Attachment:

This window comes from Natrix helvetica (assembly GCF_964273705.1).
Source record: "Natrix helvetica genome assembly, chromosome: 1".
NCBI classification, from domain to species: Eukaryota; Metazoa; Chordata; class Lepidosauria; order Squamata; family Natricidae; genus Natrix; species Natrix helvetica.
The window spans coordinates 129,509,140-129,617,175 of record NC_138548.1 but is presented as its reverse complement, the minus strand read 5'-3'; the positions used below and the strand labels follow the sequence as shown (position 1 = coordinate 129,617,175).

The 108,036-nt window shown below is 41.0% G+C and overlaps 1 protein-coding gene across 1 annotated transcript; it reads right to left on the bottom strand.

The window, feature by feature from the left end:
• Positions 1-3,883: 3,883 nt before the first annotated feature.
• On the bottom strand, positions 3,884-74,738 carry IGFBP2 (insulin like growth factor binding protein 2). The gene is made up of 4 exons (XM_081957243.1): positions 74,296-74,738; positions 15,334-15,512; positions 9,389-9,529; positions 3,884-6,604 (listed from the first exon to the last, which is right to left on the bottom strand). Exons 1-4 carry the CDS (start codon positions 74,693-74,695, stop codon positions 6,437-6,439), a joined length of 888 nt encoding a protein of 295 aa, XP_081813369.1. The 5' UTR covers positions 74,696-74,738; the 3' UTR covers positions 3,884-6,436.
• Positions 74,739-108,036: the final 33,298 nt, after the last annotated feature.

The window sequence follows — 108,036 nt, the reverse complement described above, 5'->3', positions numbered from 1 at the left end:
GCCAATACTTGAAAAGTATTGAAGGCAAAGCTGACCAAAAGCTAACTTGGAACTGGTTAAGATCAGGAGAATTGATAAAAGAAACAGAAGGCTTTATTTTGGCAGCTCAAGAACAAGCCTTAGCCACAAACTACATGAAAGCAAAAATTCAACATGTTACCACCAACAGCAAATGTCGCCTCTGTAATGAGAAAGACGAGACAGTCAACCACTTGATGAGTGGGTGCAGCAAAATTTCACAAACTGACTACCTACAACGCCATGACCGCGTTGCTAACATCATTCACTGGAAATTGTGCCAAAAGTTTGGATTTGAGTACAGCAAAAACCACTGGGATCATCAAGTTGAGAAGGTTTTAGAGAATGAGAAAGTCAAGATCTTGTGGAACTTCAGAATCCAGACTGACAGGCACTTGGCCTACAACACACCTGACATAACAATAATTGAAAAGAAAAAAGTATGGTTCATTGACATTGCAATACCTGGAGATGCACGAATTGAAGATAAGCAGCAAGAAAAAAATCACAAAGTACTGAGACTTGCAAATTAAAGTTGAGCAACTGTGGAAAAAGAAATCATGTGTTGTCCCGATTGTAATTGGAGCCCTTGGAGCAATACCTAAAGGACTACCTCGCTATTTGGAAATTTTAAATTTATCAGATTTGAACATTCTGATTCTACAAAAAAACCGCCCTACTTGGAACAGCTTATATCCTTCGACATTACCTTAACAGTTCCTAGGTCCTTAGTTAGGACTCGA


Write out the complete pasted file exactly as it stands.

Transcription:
This window comes from Natrix helvetica (assembly GCF_964273705.1).
Source record: "Natrix helvetica genome assembly, chromosome: 1".
NCBI classification, from domain to species: Eukaryota; Metazoa; Chordata; class Lepidosauria; order Squamata; family Natricidae; genus Natrix; species Natrix helvetica.
The window spans coordinates 129,509,140-129,617,175 of record NC_138548.1 but is presented as its reverse complement, the minus strand read 5'-3'; the positions used below and the strand labels follow the sequence as shown (position 1 = coordinate 129,617,175).

The 108,036-nt window shown below is 41.0% G+C and overlaps 1 protein-coding gene across 1 annotated transcript; it reads right to left on the bottom strand.

The window, feature by feature from the left end:
• Positions 1-3,883: 3,883 nt before the first annotated feature.
• On the bottom strand, positions 3,884-74,738 carry IGFBP2 (insulin like growth factor binding protein 2). The gene is made up of 4 exons (XM_081957243.1): positions 74,296-74,738; positions 15,334-15,512; positions 9,389-9,529; positions 3,884-6,604 (listed from the first exon to the last, which is right to left on the bottom strand). Exons 1-4 carry the CDS (start codon positions 74,693-74,695, stop codon positions 6,437-6,439), a joined length of 888 nt encoding a protein of 295 aa, XP_081813369.1. The 5' UTR covers positions 74,696-74,738; the 3' UTR covers positions 3,884-6,436.
• Positions 74,739-108,036: the final 33,298 nt, after the last annotated feature.

The window sequence follows — 108,036 nt, the reverse complement described above, 5'->3', positions numbered from 1 at the left end:
GCCAATACTTGAAAAGTATTGAAGGCAAAGCTGACCAAAAGCTAACTTGGAACTGGTTAAGATCAGGAGAATTGATAAAAGAAACAGAAGGCTTTATTTTGGCAGCTCAAGAACAAGCCTTAGCCACAAACTACATGAAAGCAAAAATTCAACATGTTACCACCAACAGCAAATGTCGCCTCTGTAATGAGAAAGACGAGACAGTCAACCACTTGATGAGTGGGTGCAGCAAAATTTCACAAACTGACTACCTACAACGCCATGACCGCGTTGCTAACATCATTCACTGGAAATTGTGCCAAAAGTTTGGATTTGAGTACAGCAAAAACCACTGGGATCATCAAGTTGAGAAGGTTTTAGAGAATGAGAAAGTCAAGATCTTGTGGAACTTCAGAATCCAGACTGACAGGCACTTGGCCTACAACACACCTGACATAACAATAATTGAAAAGAAAAAAGTATGGTTCATTGACATTGCAATACCTGGAGATGCACGAATTGAAGATAAGCAGCAAGAAAAAAATCACAAAGTACTGAGACTTGCAAATTAAAGTTGAGCAACTGTGGAAAAAGAAATCATGTGTTGTCCCGATTGTAATTGGAGCCCTTGGAGCAATACCTAAAGGACTACCTCGCTATTTGGAAATTTTAAATTTATCAGATTTGAACATTCTGATTCTACAAAAAAACCGCCCTACTTGGAACAGCTTATATCCTTCGACATTACCTTAACAGTTCCTAGGTCCTTAGTTAGGACTCGA